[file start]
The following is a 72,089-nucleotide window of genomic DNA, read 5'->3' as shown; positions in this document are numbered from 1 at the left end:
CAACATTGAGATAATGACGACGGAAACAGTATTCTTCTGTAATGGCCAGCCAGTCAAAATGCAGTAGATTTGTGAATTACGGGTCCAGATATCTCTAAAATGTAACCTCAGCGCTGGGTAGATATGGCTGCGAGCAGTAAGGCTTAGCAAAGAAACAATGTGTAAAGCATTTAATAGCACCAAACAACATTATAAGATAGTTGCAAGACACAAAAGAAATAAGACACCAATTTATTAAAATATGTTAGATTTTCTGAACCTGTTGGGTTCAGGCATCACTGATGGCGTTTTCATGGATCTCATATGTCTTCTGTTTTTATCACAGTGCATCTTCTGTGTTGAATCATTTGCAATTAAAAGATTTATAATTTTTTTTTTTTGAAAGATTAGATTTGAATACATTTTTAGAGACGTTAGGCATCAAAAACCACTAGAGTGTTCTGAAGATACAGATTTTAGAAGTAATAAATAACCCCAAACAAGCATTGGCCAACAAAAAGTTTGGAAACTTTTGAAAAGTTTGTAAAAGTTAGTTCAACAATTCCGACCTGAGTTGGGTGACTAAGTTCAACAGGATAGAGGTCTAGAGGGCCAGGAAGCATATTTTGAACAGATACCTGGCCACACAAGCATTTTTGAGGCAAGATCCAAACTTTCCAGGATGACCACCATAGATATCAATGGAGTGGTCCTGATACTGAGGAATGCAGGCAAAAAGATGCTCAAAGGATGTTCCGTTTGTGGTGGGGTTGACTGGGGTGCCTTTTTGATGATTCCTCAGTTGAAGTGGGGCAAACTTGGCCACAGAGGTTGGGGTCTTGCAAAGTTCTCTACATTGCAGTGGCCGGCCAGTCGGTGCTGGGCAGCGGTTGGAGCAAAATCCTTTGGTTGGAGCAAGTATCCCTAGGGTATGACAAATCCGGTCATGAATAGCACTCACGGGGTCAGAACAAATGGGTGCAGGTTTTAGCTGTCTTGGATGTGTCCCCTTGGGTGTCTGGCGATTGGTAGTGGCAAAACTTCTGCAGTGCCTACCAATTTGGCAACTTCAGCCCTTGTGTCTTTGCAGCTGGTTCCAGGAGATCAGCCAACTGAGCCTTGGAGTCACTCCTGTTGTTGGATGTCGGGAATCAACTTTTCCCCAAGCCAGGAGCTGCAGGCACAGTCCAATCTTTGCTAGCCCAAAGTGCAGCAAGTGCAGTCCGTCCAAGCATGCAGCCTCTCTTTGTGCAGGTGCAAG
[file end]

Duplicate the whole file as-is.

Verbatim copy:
The following is a 72,089-nucleotide window of genomic DNA, read 5'->3' as shown; positions in this document are numbered from 1 at the left end:
CAACATTGAGATAATGACGACGGAAACAGTATTCTTCTGTAATGGCCAGCCAGTCAAAATGCAGTAGATTTGTGAATTACGGGTCCAGATATCTCTAAAATGTAACCTCAGCGCTGGGTAGATATGGCTGCGAGCAGTAAGGCTTAGCAAAGAAACAATGTGTAAAGCATTTAATAGCACCAAACAACATTATAAGATAGTTGCAAGACACAAAAGAAATAAGACACCAATTTATTAAAATATGTTAGATTTTCTGAACCTGTTGGGTTCAGGCATCACTGATGGCGTTTTCATGGATCTCATATGTCTTCTGTTTTTATCACAGTGCATCTTCTGTGTTGAATCATTTGCAATTAAAAGATTTATAATTTTTTTTTTTTGAAAGATTAGATTTGAATACATTTTTAGAGACGTTAGGCATCAAAAACCACTAGAGTGTTCTGAAGATACAGATTTTAGAAGTAATAAATAACCCCAAACAAGCATTGGCCAACAAAAAGTTTGGAAACTTTTGAAAAGTTTGTAAAAGTTAGTTCAACAATTCCGACCTGAGTTGGGTGACTAAGTTCAACAGGATAGAGGTCTAGAGGGCCAGGAAGCATATTTTGAACAGATACCTGGCCACACAAGCATTTTTGAGGCAAGATCCAAACTTTCCAGGATGACCACCATAGATATCAATGGAGTGGTCCTGATACTGAGGAATGCAGGCAAAAAGATGCTCAAAGGATGTTCCGTTTGTGGTGGGGTTGACTGGGGTGCCTTTTTGATGATTCCTCAGTTGAAGTGGGGCAAACTTGGCCACAGAGGTTGGGGTCTTGCAAAGTTCTCTACATTGCAGTGGCCGGCCAGTCGGTGCTGGGCAGCGGTTGGAGCAAAATCCTTTGGTTGGAGCAAGTATCCCTAGGGTATGACAAATCCGGTCATGAATAGCACTCACGGGGTCAGAACAAATGGGTGCAGGTTTTAGCTGTCTTGGATGTGTCCCCTTGGGTGTCTGGCGATTGGTAGTGGCAAAACTTCTGCAGTGCCTACCAATTTGGCAACTTCAGCCCTTGTGTCTTTGCAGCTGGTTCCAGGAGATCAGCCAACTGAGCCTTGGAGTCACTCCTGTTGTTGGATGTCGGGAATCAACTTTTCCCCAAGCCAGGAGCTGCAGGCACAGTCCAATCTTTGCTAGCCCAAAGTGCAGCAAGTGCAGTCCGTCCAAGCATGCAGCCTCTCTTTGTGCAGGTGCAAG